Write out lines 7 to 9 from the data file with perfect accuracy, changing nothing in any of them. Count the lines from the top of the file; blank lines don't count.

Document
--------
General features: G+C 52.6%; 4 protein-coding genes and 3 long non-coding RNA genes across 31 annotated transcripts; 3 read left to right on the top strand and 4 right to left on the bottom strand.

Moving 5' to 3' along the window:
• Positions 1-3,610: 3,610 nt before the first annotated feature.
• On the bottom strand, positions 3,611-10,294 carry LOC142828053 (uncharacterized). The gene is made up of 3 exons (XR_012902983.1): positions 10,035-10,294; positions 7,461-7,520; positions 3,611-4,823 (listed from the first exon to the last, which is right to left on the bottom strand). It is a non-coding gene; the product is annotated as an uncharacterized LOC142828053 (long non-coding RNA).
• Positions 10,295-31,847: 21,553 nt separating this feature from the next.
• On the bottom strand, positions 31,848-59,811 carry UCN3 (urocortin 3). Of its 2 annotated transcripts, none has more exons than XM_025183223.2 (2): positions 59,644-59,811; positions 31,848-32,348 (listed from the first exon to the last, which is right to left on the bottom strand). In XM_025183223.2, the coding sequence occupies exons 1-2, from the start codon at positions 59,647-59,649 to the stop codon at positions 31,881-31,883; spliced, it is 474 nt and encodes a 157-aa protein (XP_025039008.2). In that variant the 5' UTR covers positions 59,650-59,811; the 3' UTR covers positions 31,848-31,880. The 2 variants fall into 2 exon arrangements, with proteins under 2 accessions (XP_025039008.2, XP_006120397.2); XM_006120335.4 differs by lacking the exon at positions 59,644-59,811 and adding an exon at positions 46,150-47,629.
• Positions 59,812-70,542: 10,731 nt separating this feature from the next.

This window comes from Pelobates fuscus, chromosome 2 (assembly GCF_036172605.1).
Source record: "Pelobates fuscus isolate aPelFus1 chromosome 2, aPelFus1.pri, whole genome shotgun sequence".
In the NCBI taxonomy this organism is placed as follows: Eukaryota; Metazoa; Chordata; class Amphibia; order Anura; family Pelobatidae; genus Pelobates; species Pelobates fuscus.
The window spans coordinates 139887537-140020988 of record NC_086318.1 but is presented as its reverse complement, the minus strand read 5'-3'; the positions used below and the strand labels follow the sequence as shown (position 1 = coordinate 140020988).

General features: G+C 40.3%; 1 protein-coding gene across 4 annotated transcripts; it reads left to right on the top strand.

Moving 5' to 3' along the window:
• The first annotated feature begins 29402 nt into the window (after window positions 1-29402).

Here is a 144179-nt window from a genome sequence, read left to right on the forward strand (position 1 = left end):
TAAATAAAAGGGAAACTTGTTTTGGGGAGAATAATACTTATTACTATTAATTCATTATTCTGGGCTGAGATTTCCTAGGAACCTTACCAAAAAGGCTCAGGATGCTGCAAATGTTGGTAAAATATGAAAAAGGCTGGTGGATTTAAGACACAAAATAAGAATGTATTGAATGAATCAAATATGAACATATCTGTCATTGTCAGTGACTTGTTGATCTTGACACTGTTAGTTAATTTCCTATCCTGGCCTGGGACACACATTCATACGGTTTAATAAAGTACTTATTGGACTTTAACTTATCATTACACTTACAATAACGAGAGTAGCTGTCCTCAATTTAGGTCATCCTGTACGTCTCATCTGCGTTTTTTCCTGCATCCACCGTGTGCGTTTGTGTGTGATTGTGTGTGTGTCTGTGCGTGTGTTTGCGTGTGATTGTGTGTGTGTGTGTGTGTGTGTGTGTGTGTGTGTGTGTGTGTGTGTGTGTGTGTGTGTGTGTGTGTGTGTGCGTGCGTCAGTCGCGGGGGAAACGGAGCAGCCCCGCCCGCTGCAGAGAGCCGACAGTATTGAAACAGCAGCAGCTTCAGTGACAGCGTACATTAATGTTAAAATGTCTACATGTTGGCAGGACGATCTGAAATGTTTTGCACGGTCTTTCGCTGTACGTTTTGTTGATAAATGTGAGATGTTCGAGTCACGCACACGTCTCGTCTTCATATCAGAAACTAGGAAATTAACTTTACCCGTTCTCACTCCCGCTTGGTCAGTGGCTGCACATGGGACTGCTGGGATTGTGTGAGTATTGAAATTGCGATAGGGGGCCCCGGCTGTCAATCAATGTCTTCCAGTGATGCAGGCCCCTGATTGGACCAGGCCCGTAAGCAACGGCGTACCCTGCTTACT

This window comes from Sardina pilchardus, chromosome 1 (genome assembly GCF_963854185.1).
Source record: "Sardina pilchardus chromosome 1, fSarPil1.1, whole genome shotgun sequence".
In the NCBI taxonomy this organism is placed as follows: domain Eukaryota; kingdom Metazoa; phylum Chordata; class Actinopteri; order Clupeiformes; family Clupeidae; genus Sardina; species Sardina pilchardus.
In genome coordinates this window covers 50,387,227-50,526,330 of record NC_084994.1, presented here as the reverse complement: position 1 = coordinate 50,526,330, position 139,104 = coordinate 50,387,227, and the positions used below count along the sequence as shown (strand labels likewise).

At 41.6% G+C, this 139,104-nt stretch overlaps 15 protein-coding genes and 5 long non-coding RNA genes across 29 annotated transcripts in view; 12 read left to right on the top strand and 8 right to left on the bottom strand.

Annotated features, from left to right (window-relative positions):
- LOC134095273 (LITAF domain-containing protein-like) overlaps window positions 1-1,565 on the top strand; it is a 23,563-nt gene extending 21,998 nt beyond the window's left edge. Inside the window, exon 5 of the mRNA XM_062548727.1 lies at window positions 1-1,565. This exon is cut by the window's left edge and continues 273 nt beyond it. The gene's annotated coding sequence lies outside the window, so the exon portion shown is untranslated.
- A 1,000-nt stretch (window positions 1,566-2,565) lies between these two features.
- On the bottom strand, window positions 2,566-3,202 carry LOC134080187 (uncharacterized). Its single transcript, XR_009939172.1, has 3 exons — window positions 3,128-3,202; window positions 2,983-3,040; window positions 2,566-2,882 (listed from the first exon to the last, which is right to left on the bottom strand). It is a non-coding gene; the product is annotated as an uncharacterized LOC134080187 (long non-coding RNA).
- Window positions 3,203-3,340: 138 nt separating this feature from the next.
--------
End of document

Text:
• Positions 59,812-70,542: 10,731 nt separating this feature from the next.

This window comes from Pelobates fuscus, chromosome 2 (assembly GCF_036172605.1).
Source record: "Pelobates fuscus isolate aPelFus1 chromosome 2, aPelFus1.pri, whole genome shotgun sequence".